Aviation Commissioner Ginger Evans gets a victory — on her way out the door
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An administrative law judge has handed Aviation Commissioner Ginger Evans a victory on her way out the door — by upholding her response to the April 2017 passenger dragging fiasco aboard United Airlines Flight 3411.
In a case before the Illinois State Labor Relations Board, Judge Anna Hamburg Gal ruled that Evans did not violate state law or a union contract when she stripped the word “police” from the badges, uniforms and vehicles of Chicago’s $19 million-a-year aviation security force because the 292 officers “are not and have never been police or peace officers.”
Aviation security officers were blamed for dragging a flailing and bloodied Dr. David Dao down the aisle when the doctor refused to give up his seat for a United crew member who needed to get to Louisville.
In order to be police, the law requires those officers to be “sworn in by the superintendent of police” — and that hasn’t happened “at any time in the past ten years,” the judge said.
Instead, aviation security officers were sworn in by the commanding officer of the police academy at the conclusion of their four months of training.
“The union presented no evidence that the commanding officer of the academy was a surrogate for the superintendent or that the oath he administered rendered them as special police,” the 66-page ruling states.
Since aviation security officers were never police officers to begin with, the city “did not change the ASO’s authority as police when it removed the word `police’ from the ASO’s badges, vehicles and informed” the state law enforcement board that the officers “were not police,” the ruling states.
The union’s argument that Evans violated the union contract by changing the officers’ title, authority and role in the city’s response protocol also fell flat.
Hamburg Gal ruled that the changes were “not a mandatory subject of collective bargaining” because they did not impact “wages, benefits, hours or terms and conditions of employment.”
And even if they were, the “burdens that bargaining imposes” on Evans’ “inherent managerial authority outweigh any benefits” of negotiating those terms.
“The [city] has a strong managerial interest in determining how to best provide security at the airport” by “delineating the ASO’s role in a layered security process that includes employees from a number of different agencies, including federal agencies and the city’s own Police Department,” the ruling states.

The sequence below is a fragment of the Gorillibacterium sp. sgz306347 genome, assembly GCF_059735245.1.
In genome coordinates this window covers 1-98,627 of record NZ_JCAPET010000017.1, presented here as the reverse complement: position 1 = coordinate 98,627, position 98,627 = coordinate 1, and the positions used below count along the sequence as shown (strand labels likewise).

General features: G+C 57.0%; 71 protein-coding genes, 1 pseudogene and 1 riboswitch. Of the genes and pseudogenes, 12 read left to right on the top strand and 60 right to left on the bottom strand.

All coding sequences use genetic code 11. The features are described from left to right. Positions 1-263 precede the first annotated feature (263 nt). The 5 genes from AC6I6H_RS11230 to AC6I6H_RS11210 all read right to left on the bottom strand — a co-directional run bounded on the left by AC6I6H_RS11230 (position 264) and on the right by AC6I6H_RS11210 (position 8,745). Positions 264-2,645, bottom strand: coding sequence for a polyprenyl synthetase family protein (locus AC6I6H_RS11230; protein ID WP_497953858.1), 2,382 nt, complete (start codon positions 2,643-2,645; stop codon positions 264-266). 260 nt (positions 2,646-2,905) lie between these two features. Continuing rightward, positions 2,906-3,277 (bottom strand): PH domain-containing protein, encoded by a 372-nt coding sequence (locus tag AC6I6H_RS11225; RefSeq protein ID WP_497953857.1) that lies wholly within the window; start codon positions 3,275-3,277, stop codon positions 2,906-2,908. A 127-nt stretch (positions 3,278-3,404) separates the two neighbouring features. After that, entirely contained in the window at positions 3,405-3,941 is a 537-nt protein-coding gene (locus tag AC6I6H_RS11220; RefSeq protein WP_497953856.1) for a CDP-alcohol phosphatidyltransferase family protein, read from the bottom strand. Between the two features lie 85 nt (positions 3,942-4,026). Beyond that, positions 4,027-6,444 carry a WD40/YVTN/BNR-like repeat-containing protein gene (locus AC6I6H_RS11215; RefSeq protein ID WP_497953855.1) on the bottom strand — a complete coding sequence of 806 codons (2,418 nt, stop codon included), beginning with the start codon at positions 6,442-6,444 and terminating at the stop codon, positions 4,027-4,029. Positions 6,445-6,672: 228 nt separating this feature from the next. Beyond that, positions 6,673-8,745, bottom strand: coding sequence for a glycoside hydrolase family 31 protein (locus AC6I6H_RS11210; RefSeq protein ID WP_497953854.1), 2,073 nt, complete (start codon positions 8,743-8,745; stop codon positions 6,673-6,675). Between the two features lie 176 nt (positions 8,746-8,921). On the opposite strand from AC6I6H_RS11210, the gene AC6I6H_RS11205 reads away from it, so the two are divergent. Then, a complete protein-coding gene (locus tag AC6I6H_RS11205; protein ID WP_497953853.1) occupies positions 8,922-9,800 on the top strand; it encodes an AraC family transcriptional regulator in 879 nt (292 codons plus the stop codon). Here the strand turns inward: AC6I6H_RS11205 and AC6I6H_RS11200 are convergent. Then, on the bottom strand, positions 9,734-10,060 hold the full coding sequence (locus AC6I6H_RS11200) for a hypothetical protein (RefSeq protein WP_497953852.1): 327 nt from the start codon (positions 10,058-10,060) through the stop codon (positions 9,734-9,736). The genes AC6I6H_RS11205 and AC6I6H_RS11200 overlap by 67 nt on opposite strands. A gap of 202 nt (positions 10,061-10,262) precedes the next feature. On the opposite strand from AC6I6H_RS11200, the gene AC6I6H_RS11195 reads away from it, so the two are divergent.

Jeffrey Howard, chief of staff for SEIU Local 73, argued that the “short-sighted” ruling ignores the pivotal role aviation security offices have played at Chicago airports for 30 years.
“When you change status from police to security, there is an inherent lack of respect that comes from it,” Howard said. People will tell the officers, “`You’re not the police anymore. I don’t have to listen to you,’” Howard said.
“Diminishing the officers … also means that you have to bring other Chicago Police offices into the airport potentially, which is taking much-needed police off the streets to deal with the multitude of problems that are occurring on our streets every day, particularly in urban communities.”
Howard said the union is not giving up the fight to “restore the officers to their status as police.”
“Whatever options we may have — either legal, through the community, or through political avenues — we will pursue,” he said.
Now that Evans has announced her resignation, the union’s strongest option is to go the political route.
They can either convince newly-appointed Aviation Commissioner Jamie Rhee to reverse Evans’ decision, as its City Council allies hope to do.
Or they can round up the 26 votes needed to approve an ordinance introduced in mid-December that would restore the word “police” to their badges, uniforms and vehicles and reinstate their policing powers.
“We’re getting there,” Howard said when asked if he has the votes.
Aviation Department spokesperson Lauren Huffman said Evans
“acted appropriately and in the best interest of the airports by taking action to clarify the role and the responsibilities of aviation security officers.”
The city’s “layered security approach is “recognized by the TSA,” Huffman said.
Last year, Evans responded to the passenger-dragging fiasco by announcing that the unarmed officers would survive, but only after their roles are minimized, their training is overhauled and the word “police” is stripped from their badges, uniforms and vehicles.
Two aviation security officers have been fired – and a suspended officer has resigned – for their roles in the embarassment.
Five-day suspensions were handed to two other aviation security officers who boarded the plane in an incident capture on cellphone video that went viral, giving Chicago and United an international black eye.
One of the suspensions was reduced to two days after a grievance. The other suspended officer also filed a grievance, then withdrew it and resigned.
“The department did not have established training protocols as to how those situations were supposed to be handled. We’ve been asking for training for years,” Howard said, accusing Evans of blaming “the little guy.”